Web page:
Keeping tabs on the shelf life of products is equally crucial; maintaining a batch-wise record of products can prove to be helpful in this case. Apart from this, maintaining a proper book of records is essential and comes in handy when you need to recover pending payment dues.

The food business is beset with labour problems – how does one handle that?

According to deAsra mentors, most business owners forget that their labourers too, at the end of the day, are customers, and should be treated with dignity and respect. At deAsra, business owners are introduced to HR management techniques, which help bridge the gap of discord between labourers and owners, while building loyalty and reducing attrition.

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Source: Google Images

Finally, don’t give up too soon, and don’t pass up expert help.

Any food business generally takes a year to pick up pace, and that’s if the quality is top-notch and the right marketing strategies and SOPs are followed to a T. What’s the advice of deAsra mentors to budding entrepreneurs? ‘Don’t give up on your business too soon, but more importantly, don’t hesitate to ask for expert help. Help can move you forward, fast.’

deAsra partners with mentors, business experts and other complementary organisations and financial institutions to help entrepreneurs build a successful food business from the ground-up. Need help with your food business? Give us a call at +91 20 65365300 / 11.

To know how we helped other food businesses take off, read our impact stories here.

 

25 tips for budding entrepreneurs from our Special 25!

deAsra has successfully completed one year. And as part of our celebrations, we spent some time on introspecting the year gone by. What stood out from that introspection session are some solid tips from our very own Special 25 entrepreneurs (This has nothing to do with the movie- Special 26, please note! J ); these are entrepreneurs whom deAsra has helped in launching their dreams in the real world.

We are sharing those special 25 tips with you. Test these, practise these and do not forget to share with us your experiences.

Here’s to the Special 25!

  1. Money is not everything. In the beginning, also enjoy the feeling, the action and small successes, the journey.
  1. Get all the help you can. Support systems are called so for a reason. Get all the help – from family, friends, well-wishers, neighbours, maids, friends’ friends, neighbours’ neighbour, cousins, friends of cousin.
  1. Even if you have a small team, delegate work. Together, you can achieve a great deal. Individually, you may not.
  1. Set small achievable goals. Daily goals, weekly goals. Monitor them. Work to achieve these goals. Develop your own goal app, in your diary.
  1. Go back to school. Learn something new every day. It may be in your field of business, it may not. But learn something new every day.
  1. Meet new people at every given opportunity. You never know who might come in handy.
  1. Work on building good relationships. They will last you a lifetime.
  1. Invest in your health. Exercise often. Follow a good diet. Health is wealth. Especially, when you have miles to go, good health is good to have.
  1. Think of your achievements like a marathoner. You have to better your own performance. Once you do that, you will have something better than your competition too.
  1. Don’t expect magic in two minutes. Entrepreneurship is not Maggi.

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    Few deAsra enabled candidates
  1. Keep your eyes and ears open. Many businessmen say “We have no competition.” If you don’t my friend, then you don’t have a market, probably.
  1. Even small savings matter when you are starting up. Save, don’t squander.
  1. You may not afford to wear expensive clothes for your meetings, but you can dress up your confidence.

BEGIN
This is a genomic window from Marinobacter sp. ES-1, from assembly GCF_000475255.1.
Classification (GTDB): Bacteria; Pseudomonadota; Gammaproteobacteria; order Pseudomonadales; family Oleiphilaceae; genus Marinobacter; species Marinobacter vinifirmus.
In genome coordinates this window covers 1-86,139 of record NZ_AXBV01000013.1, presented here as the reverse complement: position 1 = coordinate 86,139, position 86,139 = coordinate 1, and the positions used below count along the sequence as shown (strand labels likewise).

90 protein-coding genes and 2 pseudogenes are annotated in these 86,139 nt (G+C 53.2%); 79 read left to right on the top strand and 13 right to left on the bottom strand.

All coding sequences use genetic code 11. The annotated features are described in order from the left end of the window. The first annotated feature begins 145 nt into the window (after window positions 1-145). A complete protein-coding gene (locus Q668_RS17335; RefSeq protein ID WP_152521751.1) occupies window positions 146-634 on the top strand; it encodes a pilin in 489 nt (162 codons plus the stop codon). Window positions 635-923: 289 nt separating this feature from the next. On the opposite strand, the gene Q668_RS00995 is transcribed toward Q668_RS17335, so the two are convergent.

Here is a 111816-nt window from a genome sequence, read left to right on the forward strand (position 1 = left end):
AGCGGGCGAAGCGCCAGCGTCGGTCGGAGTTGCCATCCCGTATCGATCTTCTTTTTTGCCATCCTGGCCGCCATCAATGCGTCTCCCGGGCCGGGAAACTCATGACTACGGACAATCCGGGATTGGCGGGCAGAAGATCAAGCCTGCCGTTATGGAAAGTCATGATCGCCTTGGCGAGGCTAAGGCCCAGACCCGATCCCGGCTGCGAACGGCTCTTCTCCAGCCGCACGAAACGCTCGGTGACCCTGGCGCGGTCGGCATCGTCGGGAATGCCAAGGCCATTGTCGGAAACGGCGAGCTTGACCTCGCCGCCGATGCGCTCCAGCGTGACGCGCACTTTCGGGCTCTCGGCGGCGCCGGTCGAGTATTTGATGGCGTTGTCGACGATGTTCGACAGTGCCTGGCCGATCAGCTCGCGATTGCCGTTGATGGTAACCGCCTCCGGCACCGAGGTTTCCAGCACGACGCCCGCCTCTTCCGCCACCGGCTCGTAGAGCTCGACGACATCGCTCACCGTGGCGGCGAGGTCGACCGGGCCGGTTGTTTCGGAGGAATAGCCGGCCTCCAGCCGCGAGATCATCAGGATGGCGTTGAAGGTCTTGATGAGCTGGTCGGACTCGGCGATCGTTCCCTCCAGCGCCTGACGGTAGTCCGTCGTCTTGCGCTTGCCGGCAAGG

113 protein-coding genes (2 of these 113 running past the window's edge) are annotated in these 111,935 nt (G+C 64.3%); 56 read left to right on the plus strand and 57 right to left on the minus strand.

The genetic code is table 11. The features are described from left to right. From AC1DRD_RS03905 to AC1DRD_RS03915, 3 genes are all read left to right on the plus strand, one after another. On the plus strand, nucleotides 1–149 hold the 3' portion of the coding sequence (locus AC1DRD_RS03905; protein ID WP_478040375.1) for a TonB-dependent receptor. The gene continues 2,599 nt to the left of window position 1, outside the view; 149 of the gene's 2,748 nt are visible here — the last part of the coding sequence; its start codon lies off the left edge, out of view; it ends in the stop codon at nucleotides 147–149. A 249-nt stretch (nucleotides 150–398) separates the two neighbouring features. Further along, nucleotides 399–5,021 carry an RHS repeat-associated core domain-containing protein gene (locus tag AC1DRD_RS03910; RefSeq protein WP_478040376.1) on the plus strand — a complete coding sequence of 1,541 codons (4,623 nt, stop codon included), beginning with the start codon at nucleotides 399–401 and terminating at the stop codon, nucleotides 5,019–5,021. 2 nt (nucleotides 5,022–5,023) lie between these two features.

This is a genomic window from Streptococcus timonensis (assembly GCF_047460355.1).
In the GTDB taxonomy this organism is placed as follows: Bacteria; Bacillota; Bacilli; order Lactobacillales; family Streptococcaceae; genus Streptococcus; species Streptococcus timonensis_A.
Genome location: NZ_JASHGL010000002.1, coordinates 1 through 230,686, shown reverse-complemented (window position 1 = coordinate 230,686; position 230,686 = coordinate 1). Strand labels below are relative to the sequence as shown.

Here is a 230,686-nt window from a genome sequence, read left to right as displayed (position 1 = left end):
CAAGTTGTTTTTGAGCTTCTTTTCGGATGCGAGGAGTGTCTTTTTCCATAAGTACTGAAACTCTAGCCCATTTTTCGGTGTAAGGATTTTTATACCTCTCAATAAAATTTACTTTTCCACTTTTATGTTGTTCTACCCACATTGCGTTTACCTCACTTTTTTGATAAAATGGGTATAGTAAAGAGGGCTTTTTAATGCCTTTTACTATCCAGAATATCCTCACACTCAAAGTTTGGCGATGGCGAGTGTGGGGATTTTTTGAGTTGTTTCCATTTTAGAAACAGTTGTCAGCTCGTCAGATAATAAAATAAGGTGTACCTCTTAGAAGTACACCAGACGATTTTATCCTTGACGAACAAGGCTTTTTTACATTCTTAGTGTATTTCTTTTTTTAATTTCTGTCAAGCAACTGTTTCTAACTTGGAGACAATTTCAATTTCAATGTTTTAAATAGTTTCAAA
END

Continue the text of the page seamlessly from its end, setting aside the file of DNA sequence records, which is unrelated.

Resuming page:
1. Entrepreneurship is truly like a ship that is setting sail. Don’t abandon ship, when you think it is sinking (and you may feel like this often); remember you are the Captain of this Ship.
  1. You need to be a multi-tasker. But you cannot afford to ignore your core area of expertise. Try and improve what you do best. Example, if you are a good cook and have opened a café, try and spend more time in the kitchen than you would spend elsewhere.
  1. Tie-ups are in. People are willing to collaborate today more than they were yesterday. Collaborations help both parties grow more, faster.
  1. Don’t be afraid of failure. You may fail a hundred times. But get up stronger each time. You can do it!
  1. Listen to your gut, your heart. When you are faced with a major decision, always ensure that while you think from your head, you also double check with your heart and gut. Such decisions rarely go wrong.
  1. Learn from other success stories. But also learn from others’ failures. Learn what not to do, when you are in business
  1. Don’t hesitate to ask. You cannot know everything – even about the business you are in. Just ask for help. That will make you more credible and more likable.

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    Few deAsra enabled candidates
  1. Be sure to spread word about your business. Simply telling what you are into, does not amount to trumpeting.
  1. Wake up with a smile. It changes your outlook, your response to everything. And miracles start happening. Try it for a week and see how things change.
  1. Be like Gandhiji’s 3 wise monkeys –tweaking it slightly: Speak no ill, see no ill, hear no ill. And think no ill. Have those monkeys parked on the shelf in your office, opposite your chair.
  1. Write a cheque addressed to yourself with the amount you wish to earn in one year from the day of starting up. Keep that cheque in a box and see it lovingly every day, thrice. At the end of the year, you would have probably earned the amount through your business. Jim Carrey, Hollywood’s popular actor did it. He wrote himself a cheque of a million dollars when he was a struggling actor in Hollywood. And he got a million-dollar contract soon followed by unprecedented fame and success.
  1. Last but not the least, before you sleep every day and once you wake up, say your Thank You to the Almighty for all the good he has done you. Gratitude is a friend of fortune.

These are real tips from real entrepreneurs who have just set sail on their long journey. They are following these tips. We are sure you would love to try them out too.

Best wishes from our Special 25!

Bon Voyage for your journey on your ship – Entrepreneurship!